In Betterments defense, it makes sense to have experienced groups of humans make such decisions. Computers left alone can do funny things to the market and liquidity.
Thanks that is good read. If the algo is wrong, it should be fixed. Humans not trusting the algos and intervening occasionally on “gut” invalidates the idea of automation. Betterment was cleally allowed to do this and wanted to protect customers - legally correct and good morives. Not sure it sends the right signal about trusting tech to do its job.
Did any other quant funds or Robos do this?
Thanks @Efi that video is a good explainer. Market events like this help educate people about how markets really work.
The market is talking about the UK REITs that announced NO LIQUIDITY to investors.
Bond diversification isnt working. Corporates are becoming also less liquid.
Real Estate funds prove illiquid.
Are robos using ingredients that may not be good diversifiers and turn illiquid in volatile markets?
Maybe we should expect more breaks in trading from robos.
They focus a lot on simplicity and transparency in their brand and
experience. A missed opportunity, if well-handled, to communicate.
I agree @amy.radin this is a brand opportunity but that takes courage and leadership in a market environment that currently has more fear than greed.
Betterment really missed an opportunity to innovate in the way robo-advisors communicate in stressful market conditions.
Betterment, one of the top Fintechs in the robo-advsior space, deployed old-fashioned finance practices when the market got volatile and choppy.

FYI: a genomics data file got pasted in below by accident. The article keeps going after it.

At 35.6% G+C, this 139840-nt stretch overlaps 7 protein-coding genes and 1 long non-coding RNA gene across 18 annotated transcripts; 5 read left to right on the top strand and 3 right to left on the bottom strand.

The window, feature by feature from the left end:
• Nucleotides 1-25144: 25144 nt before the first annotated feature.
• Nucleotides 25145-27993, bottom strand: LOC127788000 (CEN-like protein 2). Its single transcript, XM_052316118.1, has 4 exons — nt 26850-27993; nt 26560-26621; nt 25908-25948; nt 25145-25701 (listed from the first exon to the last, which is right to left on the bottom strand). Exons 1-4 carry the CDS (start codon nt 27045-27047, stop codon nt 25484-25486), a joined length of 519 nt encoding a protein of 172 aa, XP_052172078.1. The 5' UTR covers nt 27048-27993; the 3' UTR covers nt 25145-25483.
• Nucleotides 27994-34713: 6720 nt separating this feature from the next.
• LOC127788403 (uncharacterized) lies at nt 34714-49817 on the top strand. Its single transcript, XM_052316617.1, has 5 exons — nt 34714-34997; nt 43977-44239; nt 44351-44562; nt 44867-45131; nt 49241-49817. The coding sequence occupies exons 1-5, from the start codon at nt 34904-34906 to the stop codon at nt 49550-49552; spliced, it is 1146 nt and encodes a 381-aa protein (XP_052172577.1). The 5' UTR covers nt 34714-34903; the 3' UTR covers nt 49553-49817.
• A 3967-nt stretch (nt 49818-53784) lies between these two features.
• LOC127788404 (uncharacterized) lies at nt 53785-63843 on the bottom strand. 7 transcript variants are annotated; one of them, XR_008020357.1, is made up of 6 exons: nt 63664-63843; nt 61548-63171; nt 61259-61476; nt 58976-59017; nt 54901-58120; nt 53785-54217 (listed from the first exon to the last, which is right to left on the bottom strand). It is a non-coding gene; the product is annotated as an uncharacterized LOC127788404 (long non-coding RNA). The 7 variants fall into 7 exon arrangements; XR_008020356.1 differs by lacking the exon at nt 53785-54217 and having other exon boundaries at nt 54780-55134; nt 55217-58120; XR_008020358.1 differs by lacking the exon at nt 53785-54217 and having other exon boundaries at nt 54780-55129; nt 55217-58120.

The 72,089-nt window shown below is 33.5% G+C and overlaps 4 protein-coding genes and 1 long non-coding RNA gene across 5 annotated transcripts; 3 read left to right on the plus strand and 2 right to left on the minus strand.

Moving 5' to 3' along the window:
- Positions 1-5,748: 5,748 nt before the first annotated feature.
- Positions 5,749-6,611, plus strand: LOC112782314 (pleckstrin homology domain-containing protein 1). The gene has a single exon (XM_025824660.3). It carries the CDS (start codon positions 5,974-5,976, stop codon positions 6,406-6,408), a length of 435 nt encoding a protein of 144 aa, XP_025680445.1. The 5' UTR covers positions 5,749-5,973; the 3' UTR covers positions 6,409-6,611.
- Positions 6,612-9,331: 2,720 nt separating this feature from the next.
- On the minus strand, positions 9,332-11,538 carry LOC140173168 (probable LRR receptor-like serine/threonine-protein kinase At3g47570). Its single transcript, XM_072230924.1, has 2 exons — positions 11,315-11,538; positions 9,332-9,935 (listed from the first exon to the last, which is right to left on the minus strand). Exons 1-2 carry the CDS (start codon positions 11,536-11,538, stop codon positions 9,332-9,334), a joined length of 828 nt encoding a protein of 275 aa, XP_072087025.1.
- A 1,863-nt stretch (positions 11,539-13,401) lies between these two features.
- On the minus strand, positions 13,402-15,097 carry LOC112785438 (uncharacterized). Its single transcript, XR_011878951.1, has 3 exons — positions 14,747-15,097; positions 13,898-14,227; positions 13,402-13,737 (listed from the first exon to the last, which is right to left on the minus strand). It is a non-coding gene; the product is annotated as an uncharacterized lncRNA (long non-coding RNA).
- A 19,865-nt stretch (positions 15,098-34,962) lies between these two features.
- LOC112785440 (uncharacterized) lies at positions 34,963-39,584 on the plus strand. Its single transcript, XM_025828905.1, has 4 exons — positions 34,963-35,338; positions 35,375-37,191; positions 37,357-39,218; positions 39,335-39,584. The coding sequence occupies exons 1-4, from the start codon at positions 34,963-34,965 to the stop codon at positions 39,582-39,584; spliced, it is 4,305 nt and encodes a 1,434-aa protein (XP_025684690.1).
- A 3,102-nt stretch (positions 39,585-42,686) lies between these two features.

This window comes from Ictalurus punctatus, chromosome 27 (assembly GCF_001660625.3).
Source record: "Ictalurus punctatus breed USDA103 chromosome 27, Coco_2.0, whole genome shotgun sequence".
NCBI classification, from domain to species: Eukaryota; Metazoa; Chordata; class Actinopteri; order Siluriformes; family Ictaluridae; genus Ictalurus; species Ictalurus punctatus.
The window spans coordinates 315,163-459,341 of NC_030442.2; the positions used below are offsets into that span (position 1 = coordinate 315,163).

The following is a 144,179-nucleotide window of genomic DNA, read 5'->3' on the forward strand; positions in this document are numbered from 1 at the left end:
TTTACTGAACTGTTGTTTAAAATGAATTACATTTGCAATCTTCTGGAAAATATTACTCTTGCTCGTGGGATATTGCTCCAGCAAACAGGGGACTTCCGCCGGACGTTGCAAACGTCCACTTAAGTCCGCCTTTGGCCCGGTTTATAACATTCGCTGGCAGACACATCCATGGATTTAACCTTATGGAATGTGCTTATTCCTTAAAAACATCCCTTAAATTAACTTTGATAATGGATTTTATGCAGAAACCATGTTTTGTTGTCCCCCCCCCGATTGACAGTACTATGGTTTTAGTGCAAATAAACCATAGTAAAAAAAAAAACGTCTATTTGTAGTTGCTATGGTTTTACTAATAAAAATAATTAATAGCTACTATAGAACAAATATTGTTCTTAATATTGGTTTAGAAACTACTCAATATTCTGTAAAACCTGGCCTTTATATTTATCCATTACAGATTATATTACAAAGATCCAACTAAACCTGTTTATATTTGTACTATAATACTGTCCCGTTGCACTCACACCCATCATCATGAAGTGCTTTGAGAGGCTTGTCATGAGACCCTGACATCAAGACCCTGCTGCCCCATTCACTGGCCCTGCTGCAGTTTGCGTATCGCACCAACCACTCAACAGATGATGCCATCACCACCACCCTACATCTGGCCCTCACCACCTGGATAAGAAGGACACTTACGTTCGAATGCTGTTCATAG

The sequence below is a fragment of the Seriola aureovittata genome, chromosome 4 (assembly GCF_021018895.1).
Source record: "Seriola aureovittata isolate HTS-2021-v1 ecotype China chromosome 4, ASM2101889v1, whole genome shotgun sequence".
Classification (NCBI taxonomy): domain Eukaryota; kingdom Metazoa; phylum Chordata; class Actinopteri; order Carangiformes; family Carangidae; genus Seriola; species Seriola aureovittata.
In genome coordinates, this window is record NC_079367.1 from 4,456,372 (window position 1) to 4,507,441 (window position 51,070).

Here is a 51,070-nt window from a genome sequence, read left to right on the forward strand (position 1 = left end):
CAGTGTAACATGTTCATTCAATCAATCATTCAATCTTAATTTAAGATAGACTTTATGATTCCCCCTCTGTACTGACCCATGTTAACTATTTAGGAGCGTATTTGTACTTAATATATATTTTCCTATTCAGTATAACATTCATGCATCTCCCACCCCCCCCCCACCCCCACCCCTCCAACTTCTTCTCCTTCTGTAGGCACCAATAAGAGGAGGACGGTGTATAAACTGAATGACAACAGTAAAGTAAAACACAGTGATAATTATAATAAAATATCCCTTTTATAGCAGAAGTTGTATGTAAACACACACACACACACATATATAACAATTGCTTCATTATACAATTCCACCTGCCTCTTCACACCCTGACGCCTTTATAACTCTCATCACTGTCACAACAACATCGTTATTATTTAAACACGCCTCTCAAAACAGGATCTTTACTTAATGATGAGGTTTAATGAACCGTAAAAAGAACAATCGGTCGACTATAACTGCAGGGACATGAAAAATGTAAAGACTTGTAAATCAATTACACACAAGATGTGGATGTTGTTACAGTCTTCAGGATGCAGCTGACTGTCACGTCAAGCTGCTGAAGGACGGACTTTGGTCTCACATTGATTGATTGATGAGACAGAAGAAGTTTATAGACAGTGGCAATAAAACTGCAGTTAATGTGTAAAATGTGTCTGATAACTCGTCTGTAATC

An update on what Betterment is doing after the Brexit halting of trading.
TRADING POLICY MEMO from
Kimberly adds that Betterment has been engaged in an ongoing internal discussion about its controversial trading suspension, and has sought the input of advisers. The firm is putting final touches on a memo about its trading policies, he says.
“This is something we gave a lot of thought to,” he says. “We spoke to a lot of advisers, some of whom were perfectly happy with the decision, some who provided important constructive feedback.”
What about retail?
@Efi I guess it is just easier to talk to Advisers rather than retail directly? But it should be easy to set up a retail focus group on a subject like this. I don’t see anything in this article about how much of the 25BP goes to the RIA. Do you know this? As they say “if you want an answer, ask Fintech Genome”.
What does Betterment for Advisors cost?
Last Updated: September 14, 2016 9:33AM EDT
There are no minimums, no upfront costs, and never any transaction costs for you or your clients. The asset management fees are divided into three components:
- The Betterment for Advisors platform fee of 25 bps.
- Your advisor fee is then set on top of the platform fee (up to 125 bps total).
- The expenses for the underlying low-cost ETFs, which are paid out of dividends.
Betterment for Advisors also provides the flexibility for you to customize your fee for individual clients.
Related to the issue you raised @BernardLunn, about fees for B2B2C robo-offerings, is the recent lawsuit against Voya Financial. This highlights the risks in white label or B2B relationships in robo space. The US B2B roboadvisors are powering ahead
Makes sense that RIA human advisor fee is on top ie they have to add value. Transparency is tough to manage but probably unstoppable
“There is a presumption that Betterment Institutional was privy to information to which the rest of Betterment’s clients did not have access,” wrote Carole Anne Foehl, a Massachusetts’ securities examiner.
“There is also a presumption that this unequal access creates preferential treatment for some of Betterment’s clients. Betterment, as an investment adviser, owes a fiduciary duty to treat all clients in a consistent and equitable manner.”
The letter asks Betterment to amend its client communication policy and to send a copy of its changed policy to the regulator by Sept. 30.